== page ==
German rabbi; born Dec. 29, 1831, at Verden, Hanover; died at Mayence April 14, 1890. After graduating from the gymnasium, he studied Hebrew at Halberstadt under Israel Hildesheimer. He then went to Berlin University, and thence to Prague, to continue his theological and secular studies. He was graduated Ph.D. from the University of Halle.

In 1853 the congregation of Mayence, when building its new temple, provided for the introduction of an organ. Those of the members who were opposed to this innovation seceded, and organized the Religionsgesellschaft, which in 1854 extended to Lehmann a call as rabbi and preacher. He accepted the position and remained with the congregation until his death.

In 1856 he dedicated a new synagogue, which the congregation owed mostly to his efforts (this was replaced in 1879 by the present edifice), and he founded a religious school which in 1859 was developed into a Jewish school where both religious and secular branches were taught.

With the establishment of the "Israelit," Lehmann attained a high position as one of the leaders of the movement for the maintenance of Orthodox Judaism in Germany. In 1860 Ludwig Philippson's "Allgemeine Zeitung des Judenthums" was practically the only Jewish periodical exerting a profound influence in extending the ideas of the Reform party. In May of that year the "Israelit" made its appearance, and from the outset it acquired a great reputation and wide circulation. In the course of timeit absorbed the "Jeschurun and assumed the title of "Israelit und Jeschurun," which paper, after the death of Lehmann, was continued under the editorial care of his son Oskar Lehmann, who for a number of years had been a member of its staff (see Israelit, Der).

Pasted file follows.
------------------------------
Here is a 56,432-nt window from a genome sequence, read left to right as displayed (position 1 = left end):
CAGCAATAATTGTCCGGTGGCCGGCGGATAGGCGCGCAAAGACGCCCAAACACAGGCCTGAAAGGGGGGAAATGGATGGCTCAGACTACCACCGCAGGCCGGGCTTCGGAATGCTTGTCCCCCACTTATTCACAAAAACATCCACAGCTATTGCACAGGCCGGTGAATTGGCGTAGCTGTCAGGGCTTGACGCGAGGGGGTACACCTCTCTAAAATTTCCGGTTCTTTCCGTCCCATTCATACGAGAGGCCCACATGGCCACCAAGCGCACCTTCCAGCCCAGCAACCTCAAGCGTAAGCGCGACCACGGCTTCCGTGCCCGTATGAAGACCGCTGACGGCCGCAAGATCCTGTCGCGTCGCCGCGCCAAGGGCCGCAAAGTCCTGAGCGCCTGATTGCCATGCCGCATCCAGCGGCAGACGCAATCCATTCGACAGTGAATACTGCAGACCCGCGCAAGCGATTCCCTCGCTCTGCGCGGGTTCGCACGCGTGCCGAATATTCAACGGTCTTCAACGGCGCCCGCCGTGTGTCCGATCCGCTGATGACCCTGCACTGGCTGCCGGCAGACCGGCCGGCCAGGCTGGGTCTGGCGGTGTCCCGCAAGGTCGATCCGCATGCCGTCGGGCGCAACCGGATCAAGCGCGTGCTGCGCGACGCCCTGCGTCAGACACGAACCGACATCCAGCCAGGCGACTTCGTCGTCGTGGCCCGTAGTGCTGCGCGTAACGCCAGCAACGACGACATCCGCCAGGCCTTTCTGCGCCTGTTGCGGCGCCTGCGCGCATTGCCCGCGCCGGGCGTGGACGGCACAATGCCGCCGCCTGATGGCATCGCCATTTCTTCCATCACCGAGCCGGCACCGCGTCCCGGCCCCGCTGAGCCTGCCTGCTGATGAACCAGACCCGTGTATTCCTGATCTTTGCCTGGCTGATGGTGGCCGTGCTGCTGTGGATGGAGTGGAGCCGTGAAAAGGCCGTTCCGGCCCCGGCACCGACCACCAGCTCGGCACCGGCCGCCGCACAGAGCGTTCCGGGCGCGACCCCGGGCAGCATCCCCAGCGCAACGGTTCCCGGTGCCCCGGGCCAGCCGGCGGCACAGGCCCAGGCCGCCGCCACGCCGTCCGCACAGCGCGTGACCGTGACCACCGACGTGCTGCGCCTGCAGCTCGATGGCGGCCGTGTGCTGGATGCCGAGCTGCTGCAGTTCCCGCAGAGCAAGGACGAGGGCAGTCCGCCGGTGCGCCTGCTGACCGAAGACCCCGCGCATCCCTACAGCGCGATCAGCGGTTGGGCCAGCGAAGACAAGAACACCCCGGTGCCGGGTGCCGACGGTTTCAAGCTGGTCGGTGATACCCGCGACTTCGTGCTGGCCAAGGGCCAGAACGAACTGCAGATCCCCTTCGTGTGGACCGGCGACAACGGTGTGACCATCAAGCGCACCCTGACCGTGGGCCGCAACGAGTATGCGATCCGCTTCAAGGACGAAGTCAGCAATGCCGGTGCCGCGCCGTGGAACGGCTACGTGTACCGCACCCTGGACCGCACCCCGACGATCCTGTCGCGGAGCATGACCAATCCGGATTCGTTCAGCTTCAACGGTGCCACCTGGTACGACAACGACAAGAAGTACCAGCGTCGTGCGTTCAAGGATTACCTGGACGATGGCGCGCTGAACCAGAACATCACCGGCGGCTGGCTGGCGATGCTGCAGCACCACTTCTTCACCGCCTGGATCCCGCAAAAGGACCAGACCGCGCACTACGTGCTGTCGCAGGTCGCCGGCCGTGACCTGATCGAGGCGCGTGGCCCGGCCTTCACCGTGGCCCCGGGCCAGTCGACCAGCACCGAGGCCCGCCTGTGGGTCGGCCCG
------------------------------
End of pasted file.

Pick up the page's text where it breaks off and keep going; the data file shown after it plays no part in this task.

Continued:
Lehmann was known as a prolific writer of short stories, most of them being first published in his paper. They afterward appeared collectively as "Vergangenheit und Gegenwart," 6 vols., Frankfort-on-the-Main, 1872-88. Lehmann wrote also two novels, "Rabbi Josselmann von Rosheim," 2 vols., ib. 1879-80, and "Akiba" (based on Talmudic and classical sources). Of his other writings may be mentioned: "Die Orgel in der Synagoge, "Mayence, 1862; "Die Abschaffung des Kol Nidre, und Herr Dr. Aub in Mainz," Mayence, 1863; and "Der Talmud Jeruschalmi. Traktat Berakot. Text mit dem zum Ersten Male nach einer in Palästina Aufgefundenen Handschrift Herausgegebenem Commentare des R. I. Syrelei," ib. 1874.

Another son, Jonas Lehmann (born at Mayence Sept. 19, 1865; Ph.D. 1889), is a novelist and dramatic author. Among his works may be mentioned "Thomas Bekket" (1893), a drama, and "Der Günstling des Czaren" (1897), a novel. He is the proprietor of the "Breslauer Zeitung."

  • Gedenkblätter an Rabbiner Dr. Marcus Lehmann, Mayence, 1890.
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